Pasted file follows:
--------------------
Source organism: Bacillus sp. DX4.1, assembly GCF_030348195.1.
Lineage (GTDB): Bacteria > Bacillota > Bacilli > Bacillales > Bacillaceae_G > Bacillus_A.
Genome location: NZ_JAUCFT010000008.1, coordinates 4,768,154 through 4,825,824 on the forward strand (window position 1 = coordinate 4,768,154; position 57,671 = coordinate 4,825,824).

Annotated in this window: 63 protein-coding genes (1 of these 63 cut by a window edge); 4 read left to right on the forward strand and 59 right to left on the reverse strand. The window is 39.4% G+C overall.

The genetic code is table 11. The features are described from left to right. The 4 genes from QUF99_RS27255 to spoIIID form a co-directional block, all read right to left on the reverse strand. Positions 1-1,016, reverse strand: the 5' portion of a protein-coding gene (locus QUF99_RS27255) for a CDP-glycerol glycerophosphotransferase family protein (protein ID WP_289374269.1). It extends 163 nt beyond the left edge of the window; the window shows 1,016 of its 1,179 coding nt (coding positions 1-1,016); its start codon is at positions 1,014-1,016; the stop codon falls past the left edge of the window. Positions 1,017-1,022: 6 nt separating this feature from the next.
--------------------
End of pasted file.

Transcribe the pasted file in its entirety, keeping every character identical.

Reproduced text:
Source organism: Bacillus sp. DX4.1, assembly GCF_030348195.1.
Lineage (GTDB): Bacteria > Bacillota > Bacilli > Bacillales > Bacillaceae_G > Bacillus_A.
Genome location: NZ_JAUCFT010000008.1, coordinates 4,768,154 through 4,825,824 on the forward strand (window position 1 = coordinate 4,768,154; position 57,671 = coordinate 4,825,824).

Annotated in this window: 63 protein-coding genes (1 of these 63 cut by a window edge); 4 read left to right on the forward strand and 59 right to left on the reverse strand. The window is 39.4% G+C overall.

The genetic code is table 11. The features are described from left to right. The 4 genes from QUF99_RS27255 to spoIIID form a co-directional block, all read right to left on the reverse strand. Positions 1-1,016, reverse strand: the 5' portion of a protein-coding gene (locus QUF99_RS27255) for a CDP-glycerol glycerophosphotransferase family protein (protein ID WP_289374269.1). It extends 163 nt beyond the left edge of the window; the window shows 1,016 of its 1,179 coding nt (coding positions 1-1,016); its start codon is at positions 1,014-1,016; the stop codon falls past the left edge of the window. Positions 1,017-1,022: 6 nt separating this feature from the next.